• All-cause hospitalizations [ Time Frame: 6 months, 12 months ] [ Designated as safety issue: No ]
    Self-reported admission to a hospital in the 6 and 12 months after the index hospitalization. Will be assessed as both a dichotomous variable (yes/no) and continuous (number of hospitalizations).

  • All-cause mortality [ Time Frame: 6 months, 12 months ] [ Designated as safety issue: No ]
    Death from any cause in the 6 and 12 months after hospital discharge

  • Cost-effectiveness [ Time Frame: 6 months ] [ Designated as safety issue: No ]
    Incremental cost per quit of Extended Care over Standard Care


Estimated Enrollment: 1350
Study Start Date: December 2012
Estimated Study Completion Date: December 2016
Estimated Primary Completion Date: December 2016 (Final data collection date for primary outcome measure)
Arms Assigned Interventions
Standard care
At discharge, the participant receives the standard care provided by the hospital. This consists of a handout with information to contact the state telephone quitline for additional smoking cessation support and to use smoking cessation medication as recommended by the hospital smoking counselor.
Behavioral: Standard Care
Standard care consists of a handout with information about how to contact the state telephone quitline for additional smoking cessation support and to use smoking cessation medication as recommended by the hospital smoking counselor.
Experimental: Extended Care
A 3-month program after hospital discharge with these 2 components: (1) Free Medication and (2) Interactive Voice Response (IVR) Triage to Telephone Counseling.
Behavioral: Extended Care
A 3-month program after hospital discharge with these 2 components: (1) Free Medication - A 30-day supply of FDA-approved medication (nicotine replacement, bupropion, or varenicline) given at hospital discharge and refillable for a total of 90 days to encourage medication use and adherence; (2) Interactive Voice Response (IVR) Triage to Telephone Counseling from a national quitline provider (Alere Wellbeing, Inc., previously Free & Clear). IVR aims to encourage medication adherence and enhance counseling efficiency by identifying smokers who need post-discharge support. Immediate transfer of a patient from automated IVR call to live telephone counselor will facilitate a successful connection to counseling.

  Eligibility

Ages Eligible for Study:   18 Years and older
Genders Eligible for Study:   Both
Accepts Healthy Volunteers:   No
Criteria

Inclusion Criteria:

  • Cigarette smoker (smoked at least 1 cigarette in the month before hospital admission and at least 1 cigarette per day when smoking at baseline rate in the month before hospital admission)
  • Counseled by hospital smoking counselor during hospital stay
  • Plans to stop smoking tobacco products after hospital discharge
  • Agrees to take home a supply of smoking cessation medication after discharge
  • Agrees to and able to accept telephone calls after hospital discharge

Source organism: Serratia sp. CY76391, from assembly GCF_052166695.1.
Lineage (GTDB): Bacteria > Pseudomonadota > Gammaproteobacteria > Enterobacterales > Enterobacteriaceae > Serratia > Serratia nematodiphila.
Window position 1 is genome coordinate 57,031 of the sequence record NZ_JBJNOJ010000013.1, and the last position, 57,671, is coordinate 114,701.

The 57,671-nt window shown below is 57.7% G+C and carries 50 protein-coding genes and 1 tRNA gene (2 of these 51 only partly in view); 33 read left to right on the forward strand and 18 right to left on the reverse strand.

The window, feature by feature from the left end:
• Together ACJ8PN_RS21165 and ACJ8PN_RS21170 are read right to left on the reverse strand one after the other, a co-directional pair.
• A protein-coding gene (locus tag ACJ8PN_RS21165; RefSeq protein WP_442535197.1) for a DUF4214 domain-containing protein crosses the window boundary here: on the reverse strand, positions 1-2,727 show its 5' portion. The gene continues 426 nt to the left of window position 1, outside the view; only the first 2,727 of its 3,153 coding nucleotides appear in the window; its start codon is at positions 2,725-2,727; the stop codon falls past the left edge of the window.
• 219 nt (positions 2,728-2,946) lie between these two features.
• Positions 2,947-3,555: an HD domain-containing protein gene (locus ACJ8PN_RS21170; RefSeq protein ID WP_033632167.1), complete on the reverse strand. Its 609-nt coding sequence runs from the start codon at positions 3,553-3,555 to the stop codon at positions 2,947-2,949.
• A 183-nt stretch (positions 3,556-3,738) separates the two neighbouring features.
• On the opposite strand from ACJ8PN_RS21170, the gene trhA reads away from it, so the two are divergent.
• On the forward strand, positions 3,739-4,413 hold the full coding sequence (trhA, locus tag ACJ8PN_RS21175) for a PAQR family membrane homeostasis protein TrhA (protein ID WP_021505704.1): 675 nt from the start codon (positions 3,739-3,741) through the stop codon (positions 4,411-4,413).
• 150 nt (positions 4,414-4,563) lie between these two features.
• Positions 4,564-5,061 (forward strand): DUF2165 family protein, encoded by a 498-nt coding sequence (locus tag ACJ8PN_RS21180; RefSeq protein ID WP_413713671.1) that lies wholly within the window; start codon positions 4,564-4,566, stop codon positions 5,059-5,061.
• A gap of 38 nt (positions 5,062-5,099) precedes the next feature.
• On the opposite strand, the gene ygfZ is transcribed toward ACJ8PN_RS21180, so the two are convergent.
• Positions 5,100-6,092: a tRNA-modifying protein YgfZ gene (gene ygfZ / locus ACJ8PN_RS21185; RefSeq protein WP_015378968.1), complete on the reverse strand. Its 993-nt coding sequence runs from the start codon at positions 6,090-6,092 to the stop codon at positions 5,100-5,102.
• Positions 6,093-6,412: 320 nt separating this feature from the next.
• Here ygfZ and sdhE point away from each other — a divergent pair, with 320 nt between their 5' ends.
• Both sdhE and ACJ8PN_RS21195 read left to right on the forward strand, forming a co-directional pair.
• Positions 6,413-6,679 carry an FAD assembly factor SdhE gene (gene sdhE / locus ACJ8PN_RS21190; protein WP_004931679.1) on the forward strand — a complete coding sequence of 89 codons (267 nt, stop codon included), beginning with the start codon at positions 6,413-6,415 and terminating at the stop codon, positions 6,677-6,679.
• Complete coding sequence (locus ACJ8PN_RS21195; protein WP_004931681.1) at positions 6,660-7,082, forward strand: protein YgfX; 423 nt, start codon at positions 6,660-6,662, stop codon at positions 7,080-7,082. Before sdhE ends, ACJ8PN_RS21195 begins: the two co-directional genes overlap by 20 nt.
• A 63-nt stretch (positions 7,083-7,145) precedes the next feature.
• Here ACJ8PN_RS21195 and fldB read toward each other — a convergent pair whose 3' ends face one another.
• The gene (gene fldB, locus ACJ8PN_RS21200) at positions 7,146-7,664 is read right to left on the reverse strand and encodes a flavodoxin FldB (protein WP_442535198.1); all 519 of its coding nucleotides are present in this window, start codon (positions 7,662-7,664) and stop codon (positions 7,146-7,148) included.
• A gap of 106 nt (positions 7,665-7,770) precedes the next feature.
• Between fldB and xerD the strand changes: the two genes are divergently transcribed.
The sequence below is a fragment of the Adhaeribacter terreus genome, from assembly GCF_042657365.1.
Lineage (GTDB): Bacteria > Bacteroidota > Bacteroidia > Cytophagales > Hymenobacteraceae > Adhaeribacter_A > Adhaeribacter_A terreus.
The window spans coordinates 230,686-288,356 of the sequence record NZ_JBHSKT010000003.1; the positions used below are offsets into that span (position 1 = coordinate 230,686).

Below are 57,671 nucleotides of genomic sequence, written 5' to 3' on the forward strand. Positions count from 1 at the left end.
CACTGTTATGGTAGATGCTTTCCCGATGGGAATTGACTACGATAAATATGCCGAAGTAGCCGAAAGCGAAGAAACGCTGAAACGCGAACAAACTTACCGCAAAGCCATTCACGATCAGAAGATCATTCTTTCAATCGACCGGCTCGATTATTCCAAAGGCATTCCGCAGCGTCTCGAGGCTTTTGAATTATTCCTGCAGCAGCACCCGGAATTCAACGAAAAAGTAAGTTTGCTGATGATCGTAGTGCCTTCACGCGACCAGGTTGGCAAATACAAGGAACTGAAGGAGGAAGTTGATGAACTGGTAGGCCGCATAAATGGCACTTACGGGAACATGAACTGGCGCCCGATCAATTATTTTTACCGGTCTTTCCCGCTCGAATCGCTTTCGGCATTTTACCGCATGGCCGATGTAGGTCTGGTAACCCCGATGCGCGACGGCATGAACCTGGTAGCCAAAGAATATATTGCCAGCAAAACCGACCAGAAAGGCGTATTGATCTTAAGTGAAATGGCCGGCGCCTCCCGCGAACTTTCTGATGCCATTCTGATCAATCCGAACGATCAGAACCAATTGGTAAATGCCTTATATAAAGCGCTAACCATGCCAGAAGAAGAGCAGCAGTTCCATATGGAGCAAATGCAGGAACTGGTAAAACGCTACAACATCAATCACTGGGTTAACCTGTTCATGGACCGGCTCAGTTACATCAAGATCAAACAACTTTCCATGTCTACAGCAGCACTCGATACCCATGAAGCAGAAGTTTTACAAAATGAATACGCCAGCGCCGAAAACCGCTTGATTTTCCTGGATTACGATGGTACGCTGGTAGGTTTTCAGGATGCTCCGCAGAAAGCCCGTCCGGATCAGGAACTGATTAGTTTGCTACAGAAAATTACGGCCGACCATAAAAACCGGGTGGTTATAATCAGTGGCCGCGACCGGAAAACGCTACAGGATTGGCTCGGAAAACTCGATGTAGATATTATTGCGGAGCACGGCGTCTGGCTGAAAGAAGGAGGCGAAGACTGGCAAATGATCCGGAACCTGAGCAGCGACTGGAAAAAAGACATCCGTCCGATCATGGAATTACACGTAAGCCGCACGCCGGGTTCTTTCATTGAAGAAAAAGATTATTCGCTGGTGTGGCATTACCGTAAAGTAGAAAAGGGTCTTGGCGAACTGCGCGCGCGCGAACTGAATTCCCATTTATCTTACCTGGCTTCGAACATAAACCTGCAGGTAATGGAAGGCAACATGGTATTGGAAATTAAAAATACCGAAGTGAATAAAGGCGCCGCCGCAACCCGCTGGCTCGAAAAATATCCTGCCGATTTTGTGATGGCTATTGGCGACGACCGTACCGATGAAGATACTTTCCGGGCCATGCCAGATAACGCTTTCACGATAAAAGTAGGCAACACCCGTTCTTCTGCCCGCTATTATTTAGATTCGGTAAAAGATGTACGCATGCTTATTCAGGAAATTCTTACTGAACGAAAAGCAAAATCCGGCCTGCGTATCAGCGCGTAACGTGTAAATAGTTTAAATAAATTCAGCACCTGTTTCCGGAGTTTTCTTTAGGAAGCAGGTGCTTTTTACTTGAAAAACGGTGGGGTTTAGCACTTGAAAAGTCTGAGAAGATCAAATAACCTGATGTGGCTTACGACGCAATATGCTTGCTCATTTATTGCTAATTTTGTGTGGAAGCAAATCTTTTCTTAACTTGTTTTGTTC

Exclusion Criteria:

  • No access to a telephone or unable to communicate by telephone
  • Severe psychiatric or neurologic disease precluding ability to provide informed consent and to be counseled
  • Pregnant, nursing, or planning to become pregnant in next 3 months
  • Unable to speak English
  • Medical instability precluding study participation
  Contacts and Locations
Please refer to this study by its ClinicalTrials.gov identifier: NCT01714323

Contacts
Contact: Jennifer Kulesa-Kelley, RN 781-433-3041 jkelley4@partners.org
Contact: Nancy A Rigotti, MD 617 724 3548 nrigotti@partners.org

Locations
United States, Massachusetts
Massachusetts General Hospital Recruiting
Boston, Massachusetts, United States, 02114
Contact: Jennifer Kulesa-Kelley, RN    781-433-3041    jkelley4@partners.org   
Principal Investigator: Nancy Rigotti, MD         
North Shore Medical Center Recruiting
Salem, Massachusetts, United States, 01970
Contact: Kelly Lombardo    978-354-2348    KLOMBARDO@PARTNERS.ORG   
Principal Investigator: Faysal Hasan, MD         
United States, Pennsylvania
University of Pittsburgh Medical Center Recruiting
Pittsburgh, Pennsylvania, United States, 15213
Contact: Hilary Tindle, MD, MPH    412-246-6929    tindleha@upmc.edu   
Principal Investigator: Hilary Tindle, MD, MPH         
Sponsors and Collaborators
Massachusetts General Hospital
University of Pittsburgh
North Shore Medical Center
Investigators
Principal Investigator: Nancy A Rigotti, MD Massachusetts General Hospital
  More Information

No publications provided

Responsible Party: Nancy A. Rigotti, Professor of Medicine, Massachusetts General Hospital
ClinicalTrials.gov Identifier: NCT01714323     History of Changes
Other Study ID Numbers: 1 R01 HL111821
Study First Received: October 22, 2012
Last Updated: June 17, 2013
Health Authority: United States: Institutional Review Board
United States: Food and Drug Administration

Keywords provided by Massachusetts General Hospital:
Cigarette smoking
Tobacco smoking
Tobacco use disorder

Additional relevant MeSH terms:
Smoking
Tobacco Use Disorder
Habits
Substance-Related Disorders
Mental Disorders

ClinicalTrials.gov processed this record on April 23, 2014